“Due Date” is directed by Todd Phillips, the man who directed “The Hangover,” and the previews suggest this is very much a spiritual sequel to the one-dimensional — albeit a very funny dimension — comedy of the absurd.
For his second film, though, Phillips refuses to settle for merely being crazy again and instead has made a film that is surprisingly mature with a genuine heart.
Robert Downey Jr.’s character Peter is in Atlanta forbusiness a few days before his wife’s C-section, but ends up on the no-fly list with eccentric Ethan, played by Zach Galifianakis.
Ethan is heading out to L.A. to become a television star.
The simple solution for Peter would be to rent a car and drive, but he left his wallet and I.D. on the plane and is instead forced to ride across America with his no-fly buddy, Ethan.
Downey Jr. is type-cast as successful, suave and cocky: the guy every guy wants to be.
In “Due Date” we see the consequences of this persona, though, as Peter has the time and energy to get everything together but himself.
When Downey punches an unruly child it’s hilarious, until we remember he’s a week away from fatherhood.
Galifianakis’ role, at first, seems to be a retread of Alan from “The Hangover.”
Ethan is a 23-year-old toddler who goes through life dependent upon medical marijuana, funny sunglasses and his lapdog Sunny.
The big difference between Ethan and Alan is the backstory.
Ethan just lost his father, a dad who’s the only person who ever loved him, and his death truly plays a part in the film.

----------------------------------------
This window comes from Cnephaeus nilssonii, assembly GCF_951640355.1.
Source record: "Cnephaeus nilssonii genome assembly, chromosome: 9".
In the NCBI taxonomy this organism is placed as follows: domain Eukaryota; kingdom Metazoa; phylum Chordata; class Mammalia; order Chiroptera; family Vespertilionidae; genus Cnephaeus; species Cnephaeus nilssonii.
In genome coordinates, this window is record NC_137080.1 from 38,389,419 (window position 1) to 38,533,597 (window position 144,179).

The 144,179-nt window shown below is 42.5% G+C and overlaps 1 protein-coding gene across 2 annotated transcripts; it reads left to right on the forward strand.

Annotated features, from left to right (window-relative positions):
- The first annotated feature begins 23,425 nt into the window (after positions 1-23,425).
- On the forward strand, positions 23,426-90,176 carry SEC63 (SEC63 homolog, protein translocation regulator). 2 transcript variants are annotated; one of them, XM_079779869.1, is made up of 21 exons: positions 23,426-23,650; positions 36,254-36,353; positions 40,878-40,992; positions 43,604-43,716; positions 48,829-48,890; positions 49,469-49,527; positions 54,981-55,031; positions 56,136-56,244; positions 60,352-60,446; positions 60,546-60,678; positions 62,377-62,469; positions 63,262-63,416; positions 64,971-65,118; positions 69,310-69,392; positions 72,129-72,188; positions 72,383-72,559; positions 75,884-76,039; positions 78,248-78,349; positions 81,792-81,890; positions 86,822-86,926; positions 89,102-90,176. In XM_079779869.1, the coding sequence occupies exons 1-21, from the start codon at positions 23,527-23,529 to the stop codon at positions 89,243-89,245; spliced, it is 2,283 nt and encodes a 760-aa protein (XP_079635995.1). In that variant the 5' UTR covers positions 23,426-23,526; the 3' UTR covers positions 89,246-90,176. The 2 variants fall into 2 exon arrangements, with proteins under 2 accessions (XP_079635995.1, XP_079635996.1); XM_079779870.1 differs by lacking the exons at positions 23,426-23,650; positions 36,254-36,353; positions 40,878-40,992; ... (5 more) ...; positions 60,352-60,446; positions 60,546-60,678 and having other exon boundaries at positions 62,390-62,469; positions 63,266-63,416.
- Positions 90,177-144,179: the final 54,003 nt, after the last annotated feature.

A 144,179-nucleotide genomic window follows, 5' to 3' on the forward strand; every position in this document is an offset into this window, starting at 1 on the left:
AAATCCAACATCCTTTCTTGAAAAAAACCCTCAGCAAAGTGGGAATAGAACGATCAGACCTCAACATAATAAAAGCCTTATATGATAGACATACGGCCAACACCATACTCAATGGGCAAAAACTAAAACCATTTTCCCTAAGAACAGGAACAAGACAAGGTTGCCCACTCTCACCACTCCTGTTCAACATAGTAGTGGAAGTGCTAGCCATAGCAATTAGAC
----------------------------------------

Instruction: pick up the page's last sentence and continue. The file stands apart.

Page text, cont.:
Even in some of the funniest moments, Ethan’s father’s death and Peter’s violent streak are never too far away, forcing the audience to reconsider the fine line between laughing and crying.
The crowd erupted when Downey Jr. clocked a kid, but there was barely a whisper when he smacked Galifianakis’ head off the hood of a truck later on.
This is primarily, though, a story about fatherhood.
In an interesting inversion, Ethan had a caring father but is a failure, while Peter’s dad left home but he ended up successful, yet hardened.
Playing off this reversal, the man who acts like a child teaches the grown up to be a dad, while the man with no dad teaches the child all the things his real father didn’t.
Set to an amazing acoustic rendition of “Amazing Grace” with the expanse of the Grand Canyon at their backs, Peter and Ethan seem to be redeemed when Ethan scatters his father’s ashes.
Their grace is short-lived, however, because of a very emotional revelation.
As the two depart in the second-to-last scene, Ethan begs Peter to call him tomorrow. Peter waffles at this request.
The ending is happy, but it’s not just happy – it’s bittersweet.